1)Headline CPI was flat m/o/m in July and up by .3% m/o/m at the core level, both 2 tenths below expectations. For perspective, the comparisons were 1.3% and .7% in June. Versus last year, the headline gain was up 8.5% vs 9.1% in June and by 5.9% at the core, unchanged with June. Driven by a 7.7% drop in gasoline prices, energy fell by 4.6% m/o/m, though still up 33% y/o/y while food was up another 1.1% m/o/m and 10.9% y/o/y. Services inflation ex energy was higher by .4% m/o/m after a .7% gain in June. It’s up 5.5% y/o/y. On the goods side, core prices were up .2% m/o/m and 7% y/o/y. That y/o/y gain is a slowing rate of change for the 5th straight month.
2)Up against a tough comparison in June of up 1.1%, July headline PPI fell by .5% instead of rising by .2% as expected. The core rate was higher by .2%, half the estimate. The y/o/y gains are still very robust but less so. The headline increase was 9.8% vs 11.3% last month. The core rate was up by 7.6% vs 8.2% in June.80% of the headline drop was attributable to the fall in gasoline prices which fell by almost 17%.
3)Thanks to a sharp drop in gasoline prices, a fall in food prices, price cuts on a variety of goods like apparel, and the implicit belief that aggressive rate hikes are going to further hurt demand and thus prices, the NY Fed said one yr inflation expectations fell to 6.2% from 6.8%. The 3 yr outlook fell to 3.2% from 3.6%. They said “Both decreases were broad based across income groups, but largest among respondents with annual household incomes under $50k and respondents with no more than a high school education.”
4)Initial claims totaled 262k, 3k less than expected and last week had a rather large downward revision of 12k to 248k. Smoothing this out puts the 4 week average at 252k vs 248k last week and vs 245k in the week prior.
5)For the week ended July 29th, the average 30 yr mortgage rate fell by a sharp 31 bps to 5.43% and for the week ended August 5th ticked up to 5.47%. In response, purchases gave back last week’s rise as it fell by 1.4% and is down 19% y/o/y. Refi’s were up for a 2nd week by 3.5% but still is down by 82% y/o/y.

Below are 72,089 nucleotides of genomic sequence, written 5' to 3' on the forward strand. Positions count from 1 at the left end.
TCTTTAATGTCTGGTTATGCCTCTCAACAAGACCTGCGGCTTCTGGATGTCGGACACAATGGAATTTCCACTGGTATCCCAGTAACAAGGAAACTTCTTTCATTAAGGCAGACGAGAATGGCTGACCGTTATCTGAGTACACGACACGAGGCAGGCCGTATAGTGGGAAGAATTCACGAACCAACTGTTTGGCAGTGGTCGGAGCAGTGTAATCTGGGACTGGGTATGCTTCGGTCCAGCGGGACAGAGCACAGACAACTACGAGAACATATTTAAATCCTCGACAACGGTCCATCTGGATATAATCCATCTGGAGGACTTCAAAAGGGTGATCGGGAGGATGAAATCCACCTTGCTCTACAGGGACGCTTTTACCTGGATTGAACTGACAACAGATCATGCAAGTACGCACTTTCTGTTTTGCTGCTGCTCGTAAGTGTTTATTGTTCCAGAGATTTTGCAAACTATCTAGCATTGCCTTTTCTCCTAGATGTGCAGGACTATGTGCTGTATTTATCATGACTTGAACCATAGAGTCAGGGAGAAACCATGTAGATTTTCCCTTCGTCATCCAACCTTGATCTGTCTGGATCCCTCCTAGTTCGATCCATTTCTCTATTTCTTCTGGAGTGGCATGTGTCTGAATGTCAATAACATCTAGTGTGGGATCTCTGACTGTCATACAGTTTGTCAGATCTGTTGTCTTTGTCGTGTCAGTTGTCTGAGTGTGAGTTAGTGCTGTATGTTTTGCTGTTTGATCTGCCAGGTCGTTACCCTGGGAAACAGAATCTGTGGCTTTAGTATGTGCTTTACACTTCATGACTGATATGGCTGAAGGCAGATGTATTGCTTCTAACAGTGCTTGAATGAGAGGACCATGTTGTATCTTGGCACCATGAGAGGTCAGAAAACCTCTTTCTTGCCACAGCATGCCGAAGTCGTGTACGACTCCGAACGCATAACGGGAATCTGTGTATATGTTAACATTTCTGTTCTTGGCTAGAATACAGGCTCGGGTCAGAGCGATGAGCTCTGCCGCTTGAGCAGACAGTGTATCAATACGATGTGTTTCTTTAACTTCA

6)The July NFIB small optimism index was 89.9, up a touch from the 89.5 print seen in June which was the lowest since January 2013. After dropping another 7 pts in June to a survey record high dating back to the 1970’s, those that Expect a Better Economy bounced by 9 pts to a still deeply negative -52%.The NFIB said, “The uncertainty in the small business sector is climbing again as owners continue to manage historic inflation, labor shortages, and supply chain disruptions. As we move into the 2nd half of 2022, owners will continue to manage their businesses into a very uncertain future.”
7)China said its July exports grew by 18% y/o/y which is above the estimate of up 14.1% as things further reopened and backlogs that grew were finally satisfied likely explains this. Reflecting though the broader slowdown, imports (both for domestic consumption and inputs that eventually make its way into exports) rose by 2.3% y/o/y, modestly less than the forecast of up 4%.
8)Taiwan also reported its July trade data and exports jumped by 14.2% y/o/y, above the estimate of up 11.1% and tech products, mostly semi’s, drove the gain. Exports to the US spiked by 25%. Imports were up by 19.4%, just under the forecast of up 20.1%.
9)In Europe, the Sentix Investor Confidence index rose to -25.2 from -26.4 which was the lowest since May 2020. Sentix said “The economic situation in the Eurozone remains difficult.” And while there was a m/o/m slight gain, “this does not mean the all-clear has been given. A recession in the Eurozone is still very likely.”
10)Industrial production in June in the EU beat expectations with a .7% m/o/m gain vs the estimate of up .2% and May was revised up.
1)The Cleveland Fed’s July trimmed mean CPI rose .4% m/o/m and 7% y/o/y, a fresh new high in this cycle dating back to the early 1980’s.
2)While old news but with Q3 shaping up to be no better, productivity in Q2 fell 4.6% q/o/q annualized after a 7.4% drop in Q1. As I like to look at this figure y/o/y, it was down 2.5% after a .6% drop in Q1 and that is the worst quarterly y/o/y figure since I have data going back to 1948. Coincident with this was the 9.5% y/o/y rise in unit labor costs after an 8.2% rise in Q1 and that is the highest since 1982.
3)Fannie Mae’s Home Purchase Sentiment index for July fell 2 pts to 62.8 and that is the lowest since 2011. Only 17% said it’s a good time to buy and with prices trends softening, 67% said it’s a good time to sell, down from 76% in May.
4)Delayed by a week in reporting, continuing claims rose by 8k to 1.428mm, the highest since early April.
5)Credit growth in China slowed sharply in July as aggregate financing was just 756b yuan, almost half the estimate. With the housing market under major pressure, mortgage lending saw only a modest increase.